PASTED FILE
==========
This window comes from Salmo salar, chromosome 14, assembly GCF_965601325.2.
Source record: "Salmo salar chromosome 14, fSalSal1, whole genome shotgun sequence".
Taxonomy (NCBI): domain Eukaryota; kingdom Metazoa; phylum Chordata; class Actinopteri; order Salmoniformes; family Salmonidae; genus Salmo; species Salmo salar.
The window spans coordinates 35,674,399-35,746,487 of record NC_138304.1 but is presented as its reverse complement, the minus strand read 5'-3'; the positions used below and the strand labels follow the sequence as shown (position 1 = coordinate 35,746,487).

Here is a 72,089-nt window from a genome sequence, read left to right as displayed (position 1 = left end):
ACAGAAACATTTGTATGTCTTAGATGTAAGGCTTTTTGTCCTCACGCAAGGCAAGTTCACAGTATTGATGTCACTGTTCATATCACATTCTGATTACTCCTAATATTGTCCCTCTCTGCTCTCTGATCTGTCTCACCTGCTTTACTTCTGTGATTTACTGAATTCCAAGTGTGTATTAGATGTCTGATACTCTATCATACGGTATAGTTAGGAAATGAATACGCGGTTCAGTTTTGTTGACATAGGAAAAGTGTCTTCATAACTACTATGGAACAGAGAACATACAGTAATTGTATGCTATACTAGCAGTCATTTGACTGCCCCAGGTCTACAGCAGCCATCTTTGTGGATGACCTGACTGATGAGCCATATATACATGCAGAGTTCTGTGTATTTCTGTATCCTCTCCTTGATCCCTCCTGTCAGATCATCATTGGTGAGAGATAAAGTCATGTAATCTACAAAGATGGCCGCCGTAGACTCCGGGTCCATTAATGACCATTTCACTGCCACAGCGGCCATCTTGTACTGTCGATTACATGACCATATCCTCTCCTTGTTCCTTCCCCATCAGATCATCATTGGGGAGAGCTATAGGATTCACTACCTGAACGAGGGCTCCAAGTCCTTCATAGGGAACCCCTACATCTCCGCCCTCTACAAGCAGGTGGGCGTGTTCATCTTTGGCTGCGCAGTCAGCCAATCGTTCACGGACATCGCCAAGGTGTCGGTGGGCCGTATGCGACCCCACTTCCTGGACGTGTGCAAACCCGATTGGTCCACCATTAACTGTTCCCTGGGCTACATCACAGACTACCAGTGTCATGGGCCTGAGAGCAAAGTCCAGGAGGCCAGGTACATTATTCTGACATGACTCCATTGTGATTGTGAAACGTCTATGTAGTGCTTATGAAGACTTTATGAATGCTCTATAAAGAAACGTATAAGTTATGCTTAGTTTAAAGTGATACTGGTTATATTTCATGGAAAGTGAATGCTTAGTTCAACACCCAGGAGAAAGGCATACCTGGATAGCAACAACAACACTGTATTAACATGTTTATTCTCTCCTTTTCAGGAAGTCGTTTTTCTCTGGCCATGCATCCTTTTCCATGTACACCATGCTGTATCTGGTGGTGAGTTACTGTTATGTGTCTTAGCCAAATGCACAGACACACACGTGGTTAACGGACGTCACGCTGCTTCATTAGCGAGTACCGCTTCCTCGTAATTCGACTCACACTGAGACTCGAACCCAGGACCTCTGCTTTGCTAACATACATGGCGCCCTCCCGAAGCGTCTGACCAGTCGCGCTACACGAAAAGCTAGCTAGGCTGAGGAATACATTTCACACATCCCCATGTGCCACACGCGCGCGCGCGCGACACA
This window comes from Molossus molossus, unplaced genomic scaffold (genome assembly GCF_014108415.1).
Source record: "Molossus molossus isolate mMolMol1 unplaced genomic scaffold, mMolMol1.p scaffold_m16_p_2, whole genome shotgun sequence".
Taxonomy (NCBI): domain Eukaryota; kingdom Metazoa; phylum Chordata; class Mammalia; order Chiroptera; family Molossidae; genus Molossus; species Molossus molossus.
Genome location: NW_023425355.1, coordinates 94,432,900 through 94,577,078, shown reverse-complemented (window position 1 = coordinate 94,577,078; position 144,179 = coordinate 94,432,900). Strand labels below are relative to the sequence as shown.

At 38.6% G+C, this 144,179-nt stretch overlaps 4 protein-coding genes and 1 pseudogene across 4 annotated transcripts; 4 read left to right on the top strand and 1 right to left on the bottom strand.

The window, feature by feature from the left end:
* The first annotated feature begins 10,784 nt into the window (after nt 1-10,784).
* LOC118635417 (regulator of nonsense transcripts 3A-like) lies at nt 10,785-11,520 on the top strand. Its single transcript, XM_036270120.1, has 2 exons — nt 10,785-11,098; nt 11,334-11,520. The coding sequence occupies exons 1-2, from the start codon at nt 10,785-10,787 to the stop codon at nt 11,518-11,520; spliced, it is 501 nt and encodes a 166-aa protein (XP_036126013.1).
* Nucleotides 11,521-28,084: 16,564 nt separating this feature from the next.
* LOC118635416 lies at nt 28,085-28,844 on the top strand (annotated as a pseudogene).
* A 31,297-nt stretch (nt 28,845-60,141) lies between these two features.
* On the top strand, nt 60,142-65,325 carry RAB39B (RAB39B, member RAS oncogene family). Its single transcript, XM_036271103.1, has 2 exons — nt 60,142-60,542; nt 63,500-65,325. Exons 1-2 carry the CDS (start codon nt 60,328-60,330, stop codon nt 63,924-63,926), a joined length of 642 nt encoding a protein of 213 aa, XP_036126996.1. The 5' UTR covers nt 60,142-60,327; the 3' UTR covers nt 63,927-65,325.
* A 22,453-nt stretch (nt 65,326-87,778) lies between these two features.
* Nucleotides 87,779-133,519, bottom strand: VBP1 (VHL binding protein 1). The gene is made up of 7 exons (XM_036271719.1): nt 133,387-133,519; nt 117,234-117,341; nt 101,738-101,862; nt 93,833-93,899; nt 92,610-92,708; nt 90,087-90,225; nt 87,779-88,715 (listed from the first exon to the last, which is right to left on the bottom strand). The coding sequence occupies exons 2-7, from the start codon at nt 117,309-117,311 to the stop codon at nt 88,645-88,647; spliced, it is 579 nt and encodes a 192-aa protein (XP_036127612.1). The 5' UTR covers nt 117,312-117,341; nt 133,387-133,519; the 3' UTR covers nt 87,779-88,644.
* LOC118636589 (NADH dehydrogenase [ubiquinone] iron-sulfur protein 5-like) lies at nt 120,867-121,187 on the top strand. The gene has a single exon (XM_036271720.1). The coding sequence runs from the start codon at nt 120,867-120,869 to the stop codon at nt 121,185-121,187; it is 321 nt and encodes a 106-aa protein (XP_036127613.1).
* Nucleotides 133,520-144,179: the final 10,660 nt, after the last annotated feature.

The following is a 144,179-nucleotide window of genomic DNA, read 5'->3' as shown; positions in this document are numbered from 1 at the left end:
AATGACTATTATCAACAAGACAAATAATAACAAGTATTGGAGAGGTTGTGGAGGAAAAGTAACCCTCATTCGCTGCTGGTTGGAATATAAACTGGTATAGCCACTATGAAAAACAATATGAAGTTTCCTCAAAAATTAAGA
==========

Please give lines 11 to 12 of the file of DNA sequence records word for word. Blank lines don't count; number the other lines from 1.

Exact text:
At 38.6% G+C, this 144,179-nt stretch overlaps 4 protein-coding genes and 1 pseudogene across 4 annotated transcripts; 4 read left to right on the top strand and 1 right to left on the bottom strand.

The window, feature by feature from the left end: